Dealing with disruptive or difficult students

Dealing with disruptive or difficult students

Whatever kind of teacher you are, be it a maths teacher, an art teacher or a teacher of karate, there will come a time when you will have problems managing your class/group of students and if you cannot find a way to do it effectively your students can become uninterested, unmotivated or quiet, and will seldom reach your desired goal. By using rules, teachers can create a more motivating and rewarding classroom environment.


Set rules from day one so that the students know where they stand and won’t be surprised if you have to discipline them at a later date. The rules need to be reasonable, culturally sensitive and promote a positive learning environment. If you set rules that are too severe or too lax and therefore easily broken, the students won’t even try to follow them. The teacher must also abide by the rules. Rules are caught, not taught which means if some students stick to them, the other students will follow.


Students tend to imitate their teacher so if the teacher is hardworking, softly-spoken, and polite, the class will act in a similar manner. If you are loud and bossy and do not give your students a chance to speak they will react the same way, both towards you and their classmates. If you want a quiet class, demonstrate this by speaking quietly so that the students will strain to hear you and be more attentive. Shouting at a disruptive class or student will make them more unruly.

Starting the Class 

At the beginning of the class, wait for all the students to be quiet and focused on you before you start speaking in order to ensure you have their attention. If students are still talking or not paying attention when you start, they will think that what they have to say is more important than what you’re saying. Do not compete with them for attention though because they outnumber you and will more than likely shout louder. It is important for the whole class to be focused on the teacher before the teacher begins so, if your students are being noisy, don’t speak. Inexperienced teachers tend to get louder when the class gets louder but all this serves to do is to make the students louder with nobody listening. Every student deserves the chance to learn and if one or more students are talking, they are spoiling it for the others.


Learning to control difficult or disruptive students before their behaviour  spreads to their classmates is quite important and, as with setting rules, this needs to be done at the offset so that the students learn they cannot simply do what they want.

So, how do you grab the attention of students who are doing everything except listening to you and how do you make sure that your students get the most out of your class?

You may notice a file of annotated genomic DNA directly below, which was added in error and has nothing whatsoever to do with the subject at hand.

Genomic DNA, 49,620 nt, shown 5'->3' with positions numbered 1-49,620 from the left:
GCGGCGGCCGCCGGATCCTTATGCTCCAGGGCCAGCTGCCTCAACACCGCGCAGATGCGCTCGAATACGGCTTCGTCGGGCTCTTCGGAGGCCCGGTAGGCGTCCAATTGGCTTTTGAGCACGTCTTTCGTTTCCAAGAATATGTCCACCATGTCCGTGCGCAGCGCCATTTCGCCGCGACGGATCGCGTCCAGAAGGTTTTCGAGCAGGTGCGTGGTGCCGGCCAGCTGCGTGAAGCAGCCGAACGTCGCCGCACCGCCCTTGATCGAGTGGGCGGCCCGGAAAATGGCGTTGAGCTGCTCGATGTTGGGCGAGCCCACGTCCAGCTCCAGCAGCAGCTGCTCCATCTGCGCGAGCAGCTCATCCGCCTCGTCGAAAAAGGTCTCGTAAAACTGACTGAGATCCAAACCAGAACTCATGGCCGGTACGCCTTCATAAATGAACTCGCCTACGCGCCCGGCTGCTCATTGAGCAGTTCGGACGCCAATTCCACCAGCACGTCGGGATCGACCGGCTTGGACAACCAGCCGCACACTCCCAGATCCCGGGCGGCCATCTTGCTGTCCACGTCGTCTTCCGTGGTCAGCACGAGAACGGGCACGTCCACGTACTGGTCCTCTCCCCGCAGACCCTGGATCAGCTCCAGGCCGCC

Plan an Interesting Lesson 

If your lessons are dull or monotonous your students will lose interest pretty quickly and that can make them troublesome. Planing an engaging lesson which all the students can participate in will make certain everyone pays attention and make them less likely to be disruptive. It could be a good idea to elicit ideas for lesson plans from the students as, that way, you’re teaching them what they want to be taught and have less reason to be uninterested. Having said this, it won’t be possible to keep all of your students interested all of the time since you will have learners in your class that really don’t want to be there – they’re learning because they have to, not because they want to.

Don’t Lose Your Cool 

One thing to remember in every class is that if it isn’t going how you want it to, don’t get angry. Keep calm, be rational and don’t shout. If the students think you’ve lost control you won’t be able to get them back on track. So, if you feel you’re losing their attention get it back by changing the activity to a more engaging one. If you have a student who is acting up, try to get to the root of why they are doing it and deal with them before your next class so that they’re not being continually disruptive.

As I stated at the start of this post, the above applies to any kind of teaching (when teaching groups as opposed to one-on-one) but leans towards teaching kids and teenagers since adults aren’t really inclined to exhibit bad behaviour. At Oxbridge TEFL, the majority of students are adults, therefore, you wouldn’t have too much of a problem controlling them. If this appeals to you, click here for a no obligation interview.

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